CORPUS CHRISTI, Texas (AP) _ A woman who said her liver was destroyed by Pfizer Inc.'s recalled diabetes drug, Rezulin, still faces the prospect of a transplant. But her attorneys say a settlement reached with the drug giant hours after it lost a huge jury verdict will bring her justice.
The amount of the settlement was not disclosed, but Pfizer general counsel Paul Miller said it was ``substantially lower'' than the $43 million in compensatory damages awarded by the state court jury. The company did not admit liability.
Margarita Sanchez' case was the second to go to trial involving Rezulin, which has been linked to 63 deaths from liver failure. On Monday, a Houston jury found the company not liable for a 58-year-old woman's death.
The settlement, which would erase the compensatory damages verdict, was announced as the jury considered whether to add punitive damages against Pfizer's Warner-Lambert unit.
``The very tough truth is that taking Rezulin was a death sentence for Margie Sanchez,'' said Mikal Watts, lead trial attorney for 63-year-old Sanchez and her family. ``Now she and her family face the frightening prospects of a liver transplant and a long and very tough battle as a result of the damage this drug caused her.''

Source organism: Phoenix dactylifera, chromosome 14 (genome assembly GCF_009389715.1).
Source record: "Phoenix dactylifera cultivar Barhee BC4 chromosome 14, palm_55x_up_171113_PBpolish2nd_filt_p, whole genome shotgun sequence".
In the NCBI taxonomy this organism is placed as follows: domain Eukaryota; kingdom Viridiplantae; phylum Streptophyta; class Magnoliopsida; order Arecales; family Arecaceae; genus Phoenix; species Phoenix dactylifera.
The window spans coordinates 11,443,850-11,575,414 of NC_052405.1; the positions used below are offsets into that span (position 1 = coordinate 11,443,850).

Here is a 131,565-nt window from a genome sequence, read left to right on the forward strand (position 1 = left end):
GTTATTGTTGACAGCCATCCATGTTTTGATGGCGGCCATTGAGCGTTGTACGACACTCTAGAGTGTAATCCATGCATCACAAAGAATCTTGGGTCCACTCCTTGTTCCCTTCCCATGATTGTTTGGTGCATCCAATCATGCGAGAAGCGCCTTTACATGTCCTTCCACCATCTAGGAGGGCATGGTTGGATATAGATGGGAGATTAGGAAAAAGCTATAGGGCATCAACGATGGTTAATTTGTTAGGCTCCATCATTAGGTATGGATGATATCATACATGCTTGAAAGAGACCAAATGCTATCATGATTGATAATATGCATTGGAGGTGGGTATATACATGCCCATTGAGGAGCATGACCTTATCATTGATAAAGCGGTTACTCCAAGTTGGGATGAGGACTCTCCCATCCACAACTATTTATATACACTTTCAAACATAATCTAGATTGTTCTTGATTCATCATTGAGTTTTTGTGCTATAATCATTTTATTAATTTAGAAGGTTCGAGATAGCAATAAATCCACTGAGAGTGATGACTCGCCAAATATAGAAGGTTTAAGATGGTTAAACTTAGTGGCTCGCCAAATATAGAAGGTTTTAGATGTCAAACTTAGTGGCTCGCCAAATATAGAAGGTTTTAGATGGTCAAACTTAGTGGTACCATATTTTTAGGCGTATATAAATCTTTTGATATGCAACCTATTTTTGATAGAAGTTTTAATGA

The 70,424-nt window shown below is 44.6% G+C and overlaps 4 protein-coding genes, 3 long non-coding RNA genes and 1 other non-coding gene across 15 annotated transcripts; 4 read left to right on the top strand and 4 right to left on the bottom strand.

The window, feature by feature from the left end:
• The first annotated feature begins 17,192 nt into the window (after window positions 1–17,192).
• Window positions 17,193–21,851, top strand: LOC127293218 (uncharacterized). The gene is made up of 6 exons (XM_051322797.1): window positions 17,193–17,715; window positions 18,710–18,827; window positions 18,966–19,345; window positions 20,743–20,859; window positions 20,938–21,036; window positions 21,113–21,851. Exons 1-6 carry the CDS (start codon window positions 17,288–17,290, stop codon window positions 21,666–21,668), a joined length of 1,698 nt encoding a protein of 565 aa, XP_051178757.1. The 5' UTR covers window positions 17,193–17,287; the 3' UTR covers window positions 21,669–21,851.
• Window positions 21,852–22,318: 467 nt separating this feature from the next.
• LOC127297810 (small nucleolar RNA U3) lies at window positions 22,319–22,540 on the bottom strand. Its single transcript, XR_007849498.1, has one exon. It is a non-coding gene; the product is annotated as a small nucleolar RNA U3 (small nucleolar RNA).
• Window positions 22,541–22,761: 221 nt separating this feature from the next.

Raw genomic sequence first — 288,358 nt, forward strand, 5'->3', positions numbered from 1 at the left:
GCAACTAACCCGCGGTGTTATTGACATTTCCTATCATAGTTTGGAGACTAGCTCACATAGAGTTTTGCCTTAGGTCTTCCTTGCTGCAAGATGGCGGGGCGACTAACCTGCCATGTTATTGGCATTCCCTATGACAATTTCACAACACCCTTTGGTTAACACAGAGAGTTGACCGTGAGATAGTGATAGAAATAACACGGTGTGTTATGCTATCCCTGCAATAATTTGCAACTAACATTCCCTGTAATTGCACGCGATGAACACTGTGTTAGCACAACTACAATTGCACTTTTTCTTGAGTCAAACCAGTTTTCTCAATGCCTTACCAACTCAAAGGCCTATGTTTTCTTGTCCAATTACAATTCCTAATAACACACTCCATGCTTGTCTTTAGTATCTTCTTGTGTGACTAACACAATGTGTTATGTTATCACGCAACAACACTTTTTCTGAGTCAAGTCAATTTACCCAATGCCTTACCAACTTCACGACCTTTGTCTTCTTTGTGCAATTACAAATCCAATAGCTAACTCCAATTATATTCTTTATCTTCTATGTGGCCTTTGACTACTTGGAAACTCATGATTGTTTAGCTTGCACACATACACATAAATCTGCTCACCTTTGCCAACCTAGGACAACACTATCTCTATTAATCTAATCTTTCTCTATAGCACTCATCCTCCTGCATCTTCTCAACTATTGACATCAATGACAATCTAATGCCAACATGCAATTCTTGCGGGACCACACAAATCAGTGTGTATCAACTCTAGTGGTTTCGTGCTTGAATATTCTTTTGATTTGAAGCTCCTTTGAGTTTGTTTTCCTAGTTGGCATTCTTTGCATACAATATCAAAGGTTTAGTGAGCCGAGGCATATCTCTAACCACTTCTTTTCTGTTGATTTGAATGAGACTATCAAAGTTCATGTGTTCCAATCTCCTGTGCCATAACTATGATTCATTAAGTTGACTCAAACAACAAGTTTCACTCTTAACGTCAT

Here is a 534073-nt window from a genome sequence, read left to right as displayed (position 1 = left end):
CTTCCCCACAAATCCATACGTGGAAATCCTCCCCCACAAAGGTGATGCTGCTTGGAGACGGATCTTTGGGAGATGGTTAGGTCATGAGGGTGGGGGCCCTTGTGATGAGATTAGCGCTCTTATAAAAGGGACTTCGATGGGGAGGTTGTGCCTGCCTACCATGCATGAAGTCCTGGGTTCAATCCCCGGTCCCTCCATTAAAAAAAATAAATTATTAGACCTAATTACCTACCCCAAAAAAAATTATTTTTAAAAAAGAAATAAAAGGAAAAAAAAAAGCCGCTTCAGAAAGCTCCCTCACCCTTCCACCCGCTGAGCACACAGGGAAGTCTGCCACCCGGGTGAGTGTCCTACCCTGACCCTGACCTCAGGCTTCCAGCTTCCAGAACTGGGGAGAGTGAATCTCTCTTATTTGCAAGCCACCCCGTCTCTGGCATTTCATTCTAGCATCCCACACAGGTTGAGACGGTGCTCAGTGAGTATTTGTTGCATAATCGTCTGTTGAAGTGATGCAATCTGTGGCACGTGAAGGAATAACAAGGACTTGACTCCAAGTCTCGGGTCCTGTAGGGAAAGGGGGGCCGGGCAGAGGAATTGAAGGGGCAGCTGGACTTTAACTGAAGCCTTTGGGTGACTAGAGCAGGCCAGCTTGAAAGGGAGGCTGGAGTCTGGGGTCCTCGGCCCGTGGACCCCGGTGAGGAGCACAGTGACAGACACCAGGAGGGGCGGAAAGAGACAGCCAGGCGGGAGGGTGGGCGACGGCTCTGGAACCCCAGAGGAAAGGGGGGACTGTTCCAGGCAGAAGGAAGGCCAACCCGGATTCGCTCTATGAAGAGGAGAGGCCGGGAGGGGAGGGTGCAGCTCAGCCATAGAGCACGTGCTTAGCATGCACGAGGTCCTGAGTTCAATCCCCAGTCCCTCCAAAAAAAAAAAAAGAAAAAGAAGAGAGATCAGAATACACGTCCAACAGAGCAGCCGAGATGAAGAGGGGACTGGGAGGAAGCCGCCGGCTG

During the two-week trial, Sanchez's lawyers said Warner-Lambert lied to the U.S. Food and Drug Administration about Rezulin's dangers.
FDA research has linked the drug to 63 deaths from liver failure. According to company documents, Pfizer faces more than 4,200 claims and lawsuits over Rezulin.
Pfizer, which acquired Warner-Lambert last year, had argued Sanchez's liver condition was caused by hepatitis. Company lawyers said they would have appealed if the settlement hadn't been reached.
Miller said the judge improperly limited Pfizer's ability to question witnesses and allowed jurors to hear prejudicial and hearsay evidence.
``In reaching settlement, the plaintiffs recognized that a second and fair trial was likely to lead to a very different outcome,'' he said.
The FDA approved Rezulin in 1997 to treat type II diabetes. The drug was taken by nearly 2 million people before it was removed from the market last year.